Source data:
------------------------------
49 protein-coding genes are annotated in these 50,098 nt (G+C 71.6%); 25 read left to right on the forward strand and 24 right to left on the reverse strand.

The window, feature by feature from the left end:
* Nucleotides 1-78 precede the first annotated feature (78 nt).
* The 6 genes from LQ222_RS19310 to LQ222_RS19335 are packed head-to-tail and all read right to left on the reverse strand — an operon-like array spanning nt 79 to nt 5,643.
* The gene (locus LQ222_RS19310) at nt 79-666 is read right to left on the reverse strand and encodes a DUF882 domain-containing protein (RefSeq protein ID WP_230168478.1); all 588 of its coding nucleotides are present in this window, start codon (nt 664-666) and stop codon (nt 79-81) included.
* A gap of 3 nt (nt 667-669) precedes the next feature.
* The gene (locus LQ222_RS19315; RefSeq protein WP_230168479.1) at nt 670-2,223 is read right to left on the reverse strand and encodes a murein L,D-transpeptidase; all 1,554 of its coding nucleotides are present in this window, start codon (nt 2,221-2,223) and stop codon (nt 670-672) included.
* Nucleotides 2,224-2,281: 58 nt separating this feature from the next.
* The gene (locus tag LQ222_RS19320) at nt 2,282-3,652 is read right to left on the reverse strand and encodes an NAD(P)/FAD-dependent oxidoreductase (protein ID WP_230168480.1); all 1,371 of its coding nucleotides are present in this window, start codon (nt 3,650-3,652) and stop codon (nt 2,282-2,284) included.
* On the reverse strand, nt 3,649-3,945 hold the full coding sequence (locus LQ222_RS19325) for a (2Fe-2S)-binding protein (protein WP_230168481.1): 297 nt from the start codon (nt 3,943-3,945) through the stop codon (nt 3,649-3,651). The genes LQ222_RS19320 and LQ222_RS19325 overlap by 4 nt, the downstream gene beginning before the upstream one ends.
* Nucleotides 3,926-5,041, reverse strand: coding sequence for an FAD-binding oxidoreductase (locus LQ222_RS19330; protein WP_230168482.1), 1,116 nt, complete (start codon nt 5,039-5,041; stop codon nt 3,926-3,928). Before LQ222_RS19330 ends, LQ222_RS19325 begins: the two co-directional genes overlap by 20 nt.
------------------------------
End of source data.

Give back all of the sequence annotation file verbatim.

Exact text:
49 protein-coding genes are annotated in these 50,098 nt (G+C 71.6%); 25 read left to right on the forward strand and 24 right to left on the reverse strand.

The window, feature by feature from the left end:
* Nucleotides 1-78 precede the first annotated feature (78 nt).
* The 6 genes from LQ222_RS19310 to LQ222_RS19335 are packed head-to-tail and all read right to left on the reverse strand — an operon-like array spanning nt 79 to nt 5,643.
* The gene (locus LQ222_RS19310) at nt 79-666 is read right to left on the reverse strand and encodes a DUF882 domain-containing protein (RefSeq protein ID WP_230168478.1); all 588 of its coding nucleotides are present in this window, start codon (nt 664-666) and stop codon (nt 79-81) included.
* A gap of 3 nt (nt 667-669) precedes the next feature.
* The gene (locus LQ222_RS19315; RefSeq protein WP_230168479.1) at nt 670-2,223 is read right to left on the reverse strand and encodes a murein L,D-transpeptidase; all 1,554 of its coding nucleotides are present in this window, start codon (nt 2,221-2,223) and stop codon (nt 670-672) included.
* Nucleotides 2,224-2,281: 58 nt separating this feature from the next.
* The gene (locus tag LQ222_RS19320) at nt 2,282-3,652 is read right to left on the reverse strand and encodes an NAD(P)/FAD-dependent oxidoreductase (protein ID WP_230168480.1); all 1,371 of its coding nucleotides are present in this window, start codon (nt 3,650-3,652) and stop codon (nt 2,282-2,284) included.
* On the reverse strand, nt 3,649-3,945 hold the full coding sequence (locus LQ222_RS19325) for a (2Fe-2S)-binding protein (protein WP_230168481.1): 297 nt from the start codon (nt 3,943-3,945) through the stop codon (nt 3,649-3,651). The genes LQ222_RS19320 and LQ222_RS19325 overlap by 4 nt, the downstream gene beginning before the upstream one ends.
* Nucleotides 3,926-5,041, reverse strand: coding sequence for an FAD-binding oxidoreductase (locus LQ222_RS19330; protein WP_230168482.1), 1,116 nt, complete (start codon nt 5,039-5,041; stop codon nt 3,926-3,928). Before LQ222_RS19330 ends, LQ222_RS19325 begins: the two co-directional genes overlap by 20 nt.